Dodgeball Damnation is a fast-paced top-down shooter game combining action and strategy elements. In this game, you play as world dodgeball champion recruited by the underdog demon team to defeat the cheating angels and finally take home the Underworld dodgeball trophy.
This was a group project for the Introduction to Game Design class. I was Lead Designer for our 6-man group.
After deciding on our game being a shooter where the player has to catch dodgeballs before they can throw them, we brainstormed various ways we could increase difficulty, ranging from new enemies to environmental challenges.
We developed a board game for our idea to decide "Will this game be fun?" We also began preliminary level design.
We wireframed the level select menu and the pause menu, holding the idea that the menus would look like sport scoreboards when rendered.
I made throwaway sprites for alpha to test what size characters would fit on screen while being easy for the player to follow while moving. I also iterated through several different backgrounds to see what colors would be most visually appealing while sticking with the dodgeball theme and not distracting from the moving characters.
We conducted playtesting sessions to fine tune mechanics such as ball speed and the control scheme (ultimately deciding on keyboard input).
During these testing sessions, there were some users who were very good at these sort of games (bullet hells), and also those who were more casual gamers. I suggested including a button that would slow down the dodgeball targetting and provide a sight line for aiming. This proved to be a successful solution, as hardcore games could opt not to use the button to keep difficulty very high, while more casual players could play the same level and still complete it.
For the player character Disco Thunder, as well as the enemy characters Basic, Summoner, Stationary, Fireball, and Bomber Angels, I made animations for their movement, dodgeball throwing, and death. This was so the player could get immediate feedback on their interactions with enemies and be able to react to enemy dodgeballs.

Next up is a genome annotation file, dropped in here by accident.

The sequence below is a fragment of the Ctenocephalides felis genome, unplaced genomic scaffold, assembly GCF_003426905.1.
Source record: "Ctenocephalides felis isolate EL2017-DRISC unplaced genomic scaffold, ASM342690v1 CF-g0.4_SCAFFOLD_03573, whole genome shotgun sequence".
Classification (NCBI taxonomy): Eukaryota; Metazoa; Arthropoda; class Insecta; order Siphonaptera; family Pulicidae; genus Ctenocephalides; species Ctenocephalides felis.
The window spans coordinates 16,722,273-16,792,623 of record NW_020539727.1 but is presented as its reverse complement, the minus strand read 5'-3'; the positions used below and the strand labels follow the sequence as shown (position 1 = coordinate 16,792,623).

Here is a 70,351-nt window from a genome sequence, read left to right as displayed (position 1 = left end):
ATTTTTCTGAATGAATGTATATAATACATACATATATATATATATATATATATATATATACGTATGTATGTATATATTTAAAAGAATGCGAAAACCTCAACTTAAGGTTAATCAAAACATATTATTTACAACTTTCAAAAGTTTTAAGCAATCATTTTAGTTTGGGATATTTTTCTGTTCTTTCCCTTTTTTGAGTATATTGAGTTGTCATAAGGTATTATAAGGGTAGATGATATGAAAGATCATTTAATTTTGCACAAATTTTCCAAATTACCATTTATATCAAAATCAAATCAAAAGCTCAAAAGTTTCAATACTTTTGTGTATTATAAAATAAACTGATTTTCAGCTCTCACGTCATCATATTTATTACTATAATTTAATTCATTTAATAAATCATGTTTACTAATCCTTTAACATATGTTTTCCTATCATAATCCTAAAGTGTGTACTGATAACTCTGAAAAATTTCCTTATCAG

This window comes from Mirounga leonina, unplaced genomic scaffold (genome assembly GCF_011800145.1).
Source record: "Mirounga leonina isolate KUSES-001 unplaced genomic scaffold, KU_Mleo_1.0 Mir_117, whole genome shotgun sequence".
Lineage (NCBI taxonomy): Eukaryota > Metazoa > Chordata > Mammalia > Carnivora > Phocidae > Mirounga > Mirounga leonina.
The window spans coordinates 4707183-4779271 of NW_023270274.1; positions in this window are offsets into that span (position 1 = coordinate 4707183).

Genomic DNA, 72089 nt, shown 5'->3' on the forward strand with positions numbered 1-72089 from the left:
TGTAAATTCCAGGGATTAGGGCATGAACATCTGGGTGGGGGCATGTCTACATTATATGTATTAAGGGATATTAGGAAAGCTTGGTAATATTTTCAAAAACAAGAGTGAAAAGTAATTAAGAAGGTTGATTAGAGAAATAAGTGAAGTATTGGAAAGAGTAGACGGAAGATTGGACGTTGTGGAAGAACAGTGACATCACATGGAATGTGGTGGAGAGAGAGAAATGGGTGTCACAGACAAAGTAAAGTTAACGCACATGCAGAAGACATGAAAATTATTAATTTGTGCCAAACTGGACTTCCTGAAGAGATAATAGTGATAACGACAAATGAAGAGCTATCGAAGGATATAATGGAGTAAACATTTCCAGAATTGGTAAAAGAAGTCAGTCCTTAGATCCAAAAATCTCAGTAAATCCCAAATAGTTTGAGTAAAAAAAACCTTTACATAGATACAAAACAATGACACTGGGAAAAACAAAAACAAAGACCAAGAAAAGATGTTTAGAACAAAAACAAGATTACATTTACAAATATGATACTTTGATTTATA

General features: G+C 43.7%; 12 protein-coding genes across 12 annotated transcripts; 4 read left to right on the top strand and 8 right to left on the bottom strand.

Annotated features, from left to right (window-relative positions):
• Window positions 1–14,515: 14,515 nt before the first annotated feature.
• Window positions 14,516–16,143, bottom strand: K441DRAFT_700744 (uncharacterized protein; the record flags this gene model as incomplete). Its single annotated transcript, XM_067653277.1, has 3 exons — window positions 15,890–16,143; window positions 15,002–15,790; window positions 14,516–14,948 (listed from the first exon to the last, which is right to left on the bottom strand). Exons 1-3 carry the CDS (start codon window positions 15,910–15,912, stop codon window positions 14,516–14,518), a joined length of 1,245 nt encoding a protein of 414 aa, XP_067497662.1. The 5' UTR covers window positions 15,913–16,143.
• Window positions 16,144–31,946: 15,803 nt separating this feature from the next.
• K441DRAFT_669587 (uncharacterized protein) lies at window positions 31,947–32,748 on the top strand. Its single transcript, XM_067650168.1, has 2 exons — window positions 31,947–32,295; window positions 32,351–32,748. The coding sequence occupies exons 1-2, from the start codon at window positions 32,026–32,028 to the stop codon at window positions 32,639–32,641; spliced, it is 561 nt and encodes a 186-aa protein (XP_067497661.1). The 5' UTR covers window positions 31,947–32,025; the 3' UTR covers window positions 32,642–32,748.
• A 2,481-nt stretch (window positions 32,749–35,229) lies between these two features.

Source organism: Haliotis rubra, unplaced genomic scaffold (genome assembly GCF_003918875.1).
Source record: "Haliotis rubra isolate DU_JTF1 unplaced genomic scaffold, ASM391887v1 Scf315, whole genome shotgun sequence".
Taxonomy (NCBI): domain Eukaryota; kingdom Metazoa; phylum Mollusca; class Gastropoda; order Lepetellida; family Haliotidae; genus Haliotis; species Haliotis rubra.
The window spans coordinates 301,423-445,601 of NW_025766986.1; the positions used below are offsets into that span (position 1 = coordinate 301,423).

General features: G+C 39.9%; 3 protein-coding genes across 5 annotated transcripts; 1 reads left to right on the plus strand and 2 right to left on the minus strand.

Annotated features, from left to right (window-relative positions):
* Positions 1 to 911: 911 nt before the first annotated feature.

I created animations for the Victory and Failure screens in order to facilitate a stronger emotional response from the player.
I designed the control scheme for the level menu so that players could scroll through with arrow keys and enter button, as well as with mouse, since these are common and expected mappings in games. I also created a brightly-colored pixel art level menu to fit with the tone of the game.
After getting playtest feedback, we redesigned level progression when difficulty spiked in order to decrease frustratings moments without losing the challenging nature of our game. Our solution was to add more levels so players had more opportunity to practice while being able to win enough to want to keep playing.
Because many people don't read instructions when playing a new game, we drew short tutorial text onto the level backgrounds so people had the choice to read them or not. We also introduced new mechanics and obstacles after first reinforcing old ones for a couple of levels.
Our final game includes obstacles such as moving walls that reflect dodgeballs and Angels that summon other Angels rather than throwing dodgeballs.
I added bleachers and flags to the background to emphasize the tournament setting.
We added a countdown to the level starting so players could anticipate what they would be up against.
To help with aiming, we added the ability to slow the player's ball rotaton and have a sight line.
For the more competitive players, we added a stopwatch to track shortest completion times to put on the high score boards.